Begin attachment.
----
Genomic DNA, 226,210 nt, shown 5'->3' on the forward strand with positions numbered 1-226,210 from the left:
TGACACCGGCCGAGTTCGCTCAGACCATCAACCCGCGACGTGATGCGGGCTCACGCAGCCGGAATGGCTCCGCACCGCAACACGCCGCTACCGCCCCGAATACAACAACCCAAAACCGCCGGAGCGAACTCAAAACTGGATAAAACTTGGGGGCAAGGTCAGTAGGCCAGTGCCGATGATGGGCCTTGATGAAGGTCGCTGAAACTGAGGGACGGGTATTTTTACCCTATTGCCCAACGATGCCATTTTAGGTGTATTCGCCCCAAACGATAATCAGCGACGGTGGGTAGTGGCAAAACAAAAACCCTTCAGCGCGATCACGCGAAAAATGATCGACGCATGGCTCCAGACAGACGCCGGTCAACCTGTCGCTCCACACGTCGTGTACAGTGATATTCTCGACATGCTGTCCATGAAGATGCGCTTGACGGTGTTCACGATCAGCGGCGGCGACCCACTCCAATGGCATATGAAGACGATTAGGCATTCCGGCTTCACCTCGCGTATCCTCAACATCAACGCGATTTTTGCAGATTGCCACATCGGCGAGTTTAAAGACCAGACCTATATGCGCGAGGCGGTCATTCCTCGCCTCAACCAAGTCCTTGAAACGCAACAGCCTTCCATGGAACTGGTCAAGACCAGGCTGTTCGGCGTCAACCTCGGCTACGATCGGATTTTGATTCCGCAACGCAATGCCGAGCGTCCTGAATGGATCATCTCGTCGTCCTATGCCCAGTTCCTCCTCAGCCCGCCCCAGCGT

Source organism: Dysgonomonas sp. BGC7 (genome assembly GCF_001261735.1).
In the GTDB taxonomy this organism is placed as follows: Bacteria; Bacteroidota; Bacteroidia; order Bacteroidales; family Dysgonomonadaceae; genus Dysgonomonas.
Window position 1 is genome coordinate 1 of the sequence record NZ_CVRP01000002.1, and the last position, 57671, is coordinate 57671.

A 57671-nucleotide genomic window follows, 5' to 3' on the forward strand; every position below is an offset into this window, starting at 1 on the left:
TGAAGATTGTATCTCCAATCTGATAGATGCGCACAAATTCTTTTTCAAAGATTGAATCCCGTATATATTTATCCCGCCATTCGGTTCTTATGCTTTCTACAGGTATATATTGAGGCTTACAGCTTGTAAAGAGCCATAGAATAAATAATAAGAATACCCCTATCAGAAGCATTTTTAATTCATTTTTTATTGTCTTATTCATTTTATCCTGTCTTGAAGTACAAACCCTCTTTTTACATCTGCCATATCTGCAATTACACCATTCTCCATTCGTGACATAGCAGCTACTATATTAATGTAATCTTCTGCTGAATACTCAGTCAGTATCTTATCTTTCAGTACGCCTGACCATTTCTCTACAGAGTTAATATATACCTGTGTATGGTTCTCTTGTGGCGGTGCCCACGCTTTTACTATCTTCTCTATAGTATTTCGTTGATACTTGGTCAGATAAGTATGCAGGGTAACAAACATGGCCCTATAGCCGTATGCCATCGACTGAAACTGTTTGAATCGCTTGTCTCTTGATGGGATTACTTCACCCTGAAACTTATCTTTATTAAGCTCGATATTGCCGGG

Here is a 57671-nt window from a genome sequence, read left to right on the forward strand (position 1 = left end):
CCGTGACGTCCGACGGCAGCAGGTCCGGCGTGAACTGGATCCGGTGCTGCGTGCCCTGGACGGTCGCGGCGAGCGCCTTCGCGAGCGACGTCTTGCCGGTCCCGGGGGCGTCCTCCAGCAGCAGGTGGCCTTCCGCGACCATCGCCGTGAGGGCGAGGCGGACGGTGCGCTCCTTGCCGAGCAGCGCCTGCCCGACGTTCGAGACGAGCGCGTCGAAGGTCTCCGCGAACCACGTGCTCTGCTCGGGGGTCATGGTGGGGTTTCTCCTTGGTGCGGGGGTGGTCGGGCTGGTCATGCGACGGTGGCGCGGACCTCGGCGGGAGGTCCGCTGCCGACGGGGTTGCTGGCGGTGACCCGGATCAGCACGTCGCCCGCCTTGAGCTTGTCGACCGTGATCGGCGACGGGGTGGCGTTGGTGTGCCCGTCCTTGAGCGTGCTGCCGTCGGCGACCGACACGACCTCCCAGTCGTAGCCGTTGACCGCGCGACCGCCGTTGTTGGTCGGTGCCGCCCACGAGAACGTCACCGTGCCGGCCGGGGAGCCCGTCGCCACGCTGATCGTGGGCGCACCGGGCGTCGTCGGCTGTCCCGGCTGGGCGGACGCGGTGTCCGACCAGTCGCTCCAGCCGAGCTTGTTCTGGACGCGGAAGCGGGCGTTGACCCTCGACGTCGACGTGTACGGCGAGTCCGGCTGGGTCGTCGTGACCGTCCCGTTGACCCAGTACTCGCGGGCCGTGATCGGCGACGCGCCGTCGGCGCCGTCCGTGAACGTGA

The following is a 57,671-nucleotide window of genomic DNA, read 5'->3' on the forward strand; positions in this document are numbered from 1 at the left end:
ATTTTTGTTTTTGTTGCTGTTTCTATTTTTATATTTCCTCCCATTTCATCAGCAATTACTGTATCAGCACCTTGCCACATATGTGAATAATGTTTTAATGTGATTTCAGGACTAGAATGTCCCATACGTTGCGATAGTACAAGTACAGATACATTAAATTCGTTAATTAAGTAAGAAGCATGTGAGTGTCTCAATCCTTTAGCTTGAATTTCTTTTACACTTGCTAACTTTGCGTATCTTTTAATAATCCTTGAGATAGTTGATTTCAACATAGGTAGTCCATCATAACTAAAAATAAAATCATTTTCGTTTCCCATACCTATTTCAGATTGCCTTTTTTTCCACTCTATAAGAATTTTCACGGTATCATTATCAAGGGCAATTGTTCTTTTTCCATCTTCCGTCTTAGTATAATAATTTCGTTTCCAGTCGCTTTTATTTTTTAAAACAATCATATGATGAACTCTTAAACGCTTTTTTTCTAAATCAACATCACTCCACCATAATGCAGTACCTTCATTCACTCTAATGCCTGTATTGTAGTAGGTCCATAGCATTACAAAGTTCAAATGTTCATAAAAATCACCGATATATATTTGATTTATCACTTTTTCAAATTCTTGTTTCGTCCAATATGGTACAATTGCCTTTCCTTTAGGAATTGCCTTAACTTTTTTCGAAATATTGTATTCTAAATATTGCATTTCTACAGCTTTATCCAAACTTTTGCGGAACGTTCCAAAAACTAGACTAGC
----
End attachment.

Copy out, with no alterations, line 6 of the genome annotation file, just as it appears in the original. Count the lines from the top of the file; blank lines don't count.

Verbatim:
A 57671-nucleotide genomic window follows, 5' to 3' on the forward strand; every position below is an offset into this window, starting at 1 on the left: